Timeline for Which shelf holds the most weight

Current License: CC BY-SA 4.0

14 events
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Jan 8 '20 at 8:58 comment added Jerry.S @Graphus. thank you for taking time to comment. Leaving out relevant information was lack of time from my side and shouldn't be any excuse not doing it, sorry for that. The information (answers/comments) helped a lot and is appreciated. About the weight it should (expected) hold, will be a max of 10kg to 15kg, known strength for a set flanges as shown should be around 15kg each, so shelf(+/- 6kg) and expected weight of "stuff" should be inside the range of possibility. Thank you.
Jan 8 '20 at 8:27 comment added Graphus If you'll be asking another Question in future, please try to include all relevant info when you first post, rather than providing key details in dribs and drabs as you've done. If you do the first it potentially means that one or more Answers will be posted before an accurate picture is known and therefore are likely to be incomplete, possibly even incorrect (both of which actually happened here).
Jan 8 '20 at 8:21 comment added Graphus Within certain limits there's not enough difference in the weight the shelves can hold for there to be any reason to pick A over B (assumes the fixing to the wall will be the point of failure). However you haven't mentioned the weight you expect the shelf to hold. If it would be loaded very heavily the shelf material itself could be the point of 'failure'.... not that it will break, but bend noticeably which most find unacceptable. However this worry (if you had it at all, 3cm material is very stiff, even in softwoods) vanishes with a third bracket. >50kg would be no problem for this shelf.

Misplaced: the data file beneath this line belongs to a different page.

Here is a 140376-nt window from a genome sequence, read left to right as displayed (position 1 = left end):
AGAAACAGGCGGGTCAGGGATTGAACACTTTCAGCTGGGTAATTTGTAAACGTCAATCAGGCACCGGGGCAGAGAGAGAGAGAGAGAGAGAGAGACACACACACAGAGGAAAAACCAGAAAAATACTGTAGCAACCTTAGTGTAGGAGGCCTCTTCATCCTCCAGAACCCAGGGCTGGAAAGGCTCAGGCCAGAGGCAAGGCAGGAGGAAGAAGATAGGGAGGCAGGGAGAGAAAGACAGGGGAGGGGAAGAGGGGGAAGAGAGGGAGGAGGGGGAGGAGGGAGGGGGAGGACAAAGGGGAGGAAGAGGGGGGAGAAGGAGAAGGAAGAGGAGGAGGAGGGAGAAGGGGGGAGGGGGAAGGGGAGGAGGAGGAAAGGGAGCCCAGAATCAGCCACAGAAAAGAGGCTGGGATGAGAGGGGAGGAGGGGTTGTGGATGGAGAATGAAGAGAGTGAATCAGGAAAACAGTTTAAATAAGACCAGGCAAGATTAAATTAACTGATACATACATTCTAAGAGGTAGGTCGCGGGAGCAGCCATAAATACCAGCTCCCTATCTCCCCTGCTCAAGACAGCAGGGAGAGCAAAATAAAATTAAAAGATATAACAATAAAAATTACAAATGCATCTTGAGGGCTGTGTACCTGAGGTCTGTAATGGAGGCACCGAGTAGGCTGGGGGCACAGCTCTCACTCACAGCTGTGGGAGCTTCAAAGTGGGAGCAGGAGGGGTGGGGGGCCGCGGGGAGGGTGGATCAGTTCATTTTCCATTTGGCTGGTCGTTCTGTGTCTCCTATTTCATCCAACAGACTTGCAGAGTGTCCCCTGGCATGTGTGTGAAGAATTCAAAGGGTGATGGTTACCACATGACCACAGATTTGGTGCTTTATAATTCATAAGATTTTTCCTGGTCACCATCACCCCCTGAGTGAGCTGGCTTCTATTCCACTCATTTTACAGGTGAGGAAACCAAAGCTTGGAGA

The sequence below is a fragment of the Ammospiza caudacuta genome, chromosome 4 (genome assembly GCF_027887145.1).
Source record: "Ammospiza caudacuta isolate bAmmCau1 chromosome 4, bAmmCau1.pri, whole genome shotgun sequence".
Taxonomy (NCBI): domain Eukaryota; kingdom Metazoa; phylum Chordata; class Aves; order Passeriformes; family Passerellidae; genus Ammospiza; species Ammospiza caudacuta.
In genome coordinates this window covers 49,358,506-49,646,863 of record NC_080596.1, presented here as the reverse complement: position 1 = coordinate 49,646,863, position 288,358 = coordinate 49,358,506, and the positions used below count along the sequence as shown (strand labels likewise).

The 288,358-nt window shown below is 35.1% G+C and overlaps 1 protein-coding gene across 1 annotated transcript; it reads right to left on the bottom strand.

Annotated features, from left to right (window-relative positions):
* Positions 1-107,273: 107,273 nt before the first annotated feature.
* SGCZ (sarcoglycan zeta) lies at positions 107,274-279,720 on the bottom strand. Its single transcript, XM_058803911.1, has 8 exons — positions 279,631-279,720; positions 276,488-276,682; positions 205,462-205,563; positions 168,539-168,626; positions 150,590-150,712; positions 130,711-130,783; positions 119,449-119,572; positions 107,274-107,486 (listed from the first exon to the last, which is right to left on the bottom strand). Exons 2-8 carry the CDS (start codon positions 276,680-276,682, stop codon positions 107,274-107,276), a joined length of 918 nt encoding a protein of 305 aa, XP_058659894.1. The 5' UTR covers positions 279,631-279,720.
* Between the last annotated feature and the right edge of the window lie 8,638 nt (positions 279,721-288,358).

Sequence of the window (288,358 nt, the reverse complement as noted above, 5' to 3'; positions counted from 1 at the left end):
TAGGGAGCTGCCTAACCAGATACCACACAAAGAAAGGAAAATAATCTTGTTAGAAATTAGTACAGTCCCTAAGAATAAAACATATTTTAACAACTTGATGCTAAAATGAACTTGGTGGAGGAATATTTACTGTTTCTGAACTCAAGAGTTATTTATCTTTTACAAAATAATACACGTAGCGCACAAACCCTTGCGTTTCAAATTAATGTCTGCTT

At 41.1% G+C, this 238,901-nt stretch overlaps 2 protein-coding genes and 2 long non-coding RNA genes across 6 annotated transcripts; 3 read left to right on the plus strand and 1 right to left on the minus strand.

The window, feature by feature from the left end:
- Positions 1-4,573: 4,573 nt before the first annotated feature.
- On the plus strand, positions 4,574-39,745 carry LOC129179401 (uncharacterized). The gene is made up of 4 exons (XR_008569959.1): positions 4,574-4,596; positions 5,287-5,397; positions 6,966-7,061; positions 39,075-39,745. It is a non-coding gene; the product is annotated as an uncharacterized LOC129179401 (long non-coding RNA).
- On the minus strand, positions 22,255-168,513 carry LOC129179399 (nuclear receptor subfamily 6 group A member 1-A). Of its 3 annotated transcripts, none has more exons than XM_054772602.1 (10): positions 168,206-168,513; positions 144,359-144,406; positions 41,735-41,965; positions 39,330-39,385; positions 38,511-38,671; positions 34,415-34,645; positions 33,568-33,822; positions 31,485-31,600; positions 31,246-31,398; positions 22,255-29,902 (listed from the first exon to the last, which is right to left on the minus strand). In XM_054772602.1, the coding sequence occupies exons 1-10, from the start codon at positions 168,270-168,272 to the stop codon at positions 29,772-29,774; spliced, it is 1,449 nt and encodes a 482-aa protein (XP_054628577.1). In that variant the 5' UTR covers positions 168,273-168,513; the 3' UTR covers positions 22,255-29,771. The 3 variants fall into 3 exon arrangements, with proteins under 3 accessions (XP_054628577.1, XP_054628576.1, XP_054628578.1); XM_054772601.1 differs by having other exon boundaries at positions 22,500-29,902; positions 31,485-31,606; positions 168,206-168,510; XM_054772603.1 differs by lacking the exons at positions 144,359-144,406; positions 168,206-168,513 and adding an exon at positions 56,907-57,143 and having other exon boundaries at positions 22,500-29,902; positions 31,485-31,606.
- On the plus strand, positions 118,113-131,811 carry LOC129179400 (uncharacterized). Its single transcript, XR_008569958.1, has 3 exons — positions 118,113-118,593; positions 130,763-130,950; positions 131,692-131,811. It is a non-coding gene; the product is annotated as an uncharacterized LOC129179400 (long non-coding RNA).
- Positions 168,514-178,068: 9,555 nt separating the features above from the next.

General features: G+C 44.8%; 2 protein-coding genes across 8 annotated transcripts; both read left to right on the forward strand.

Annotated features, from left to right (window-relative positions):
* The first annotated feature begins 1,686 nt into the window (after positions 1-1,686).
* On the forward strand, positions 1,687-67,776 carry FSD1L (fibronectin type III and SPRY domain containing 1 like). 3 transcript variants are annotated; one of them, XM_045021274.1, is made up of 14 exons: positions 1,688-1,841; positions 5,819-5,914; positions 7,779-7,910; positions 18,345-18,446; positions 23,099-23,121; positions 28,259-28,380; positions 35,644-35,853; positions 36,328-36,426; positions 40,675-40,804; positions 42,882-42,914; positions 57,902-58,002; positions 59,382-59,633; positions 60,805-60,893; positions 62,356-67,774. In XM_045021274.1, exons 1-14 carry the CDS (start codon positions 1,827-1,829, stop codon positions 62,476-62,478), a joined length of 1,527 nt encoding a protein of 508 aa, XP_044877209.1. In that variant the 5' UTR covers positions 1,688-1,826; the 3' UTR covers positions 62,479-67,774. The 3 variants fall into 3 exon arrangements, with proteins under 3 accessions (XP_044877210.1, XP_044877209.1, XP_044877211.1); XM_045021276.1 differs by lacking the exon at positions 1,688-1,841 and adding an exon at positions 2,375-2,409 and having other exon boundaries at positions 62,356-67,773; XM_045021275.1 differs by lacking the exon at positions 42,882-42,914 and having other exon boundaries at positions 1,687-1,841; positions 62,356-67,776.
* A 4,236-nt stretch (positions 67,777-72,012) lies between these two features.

Jan 8 '20 at 6:39 comment added Jerry.S @SaSSafraS1232, It will be attached to a brick wall, the shelf will be against the wall. Each flange-set will be connected to the wall using 5,0x50mm screws (using wall plugs). The shelf itself is 160x25x3cm (douglas pine) so using 3 sets of those flange "constructions". One in the middle, one 40cm to left one 40cm to the right of it.
Jan 8 '20 at 6:30 history edited Jerry.S CC BY-SA 4.0
add img to enlighten
Jan 7 '20 at 17:32 answer Eugene timeline score: 2
Jan 7 '20 at 17:12 answer SaSSafraS1232 timeline score: 4
Jan 7 '20 at 17:03 comment added SaSSafraS1232 What is the construction of the wall (drywall? brick? lathe and plaster?) and how are you planning to attach the flange to the wall? Will you be going into structure or drywall?
Jan 7 '20 at 15:35 history edited jdv CC BY-SA 4.0
Fixup flow and grammar a little, remove chatty bits
Jan 7 '20 at 15:32 comment added jdv Welcome to Woodworking SE. Make sure you visit the tour because Stack Exchange sites are not regular forums.
Jan 7 '20 at 9:51 history edited Jerry.S CC BY-SA 4.0
Edit to make question and info a little more clear.
Jan 7 '20 at 9:37 answer Martin Bonner supports Monica timeline score: 3
Jan 7 '20 at 9:15 review First posts
Jan 7 '20 at 15:35
Jan 7 '20 at 9:13 history asked Jerry.S CC BY-SA 4.0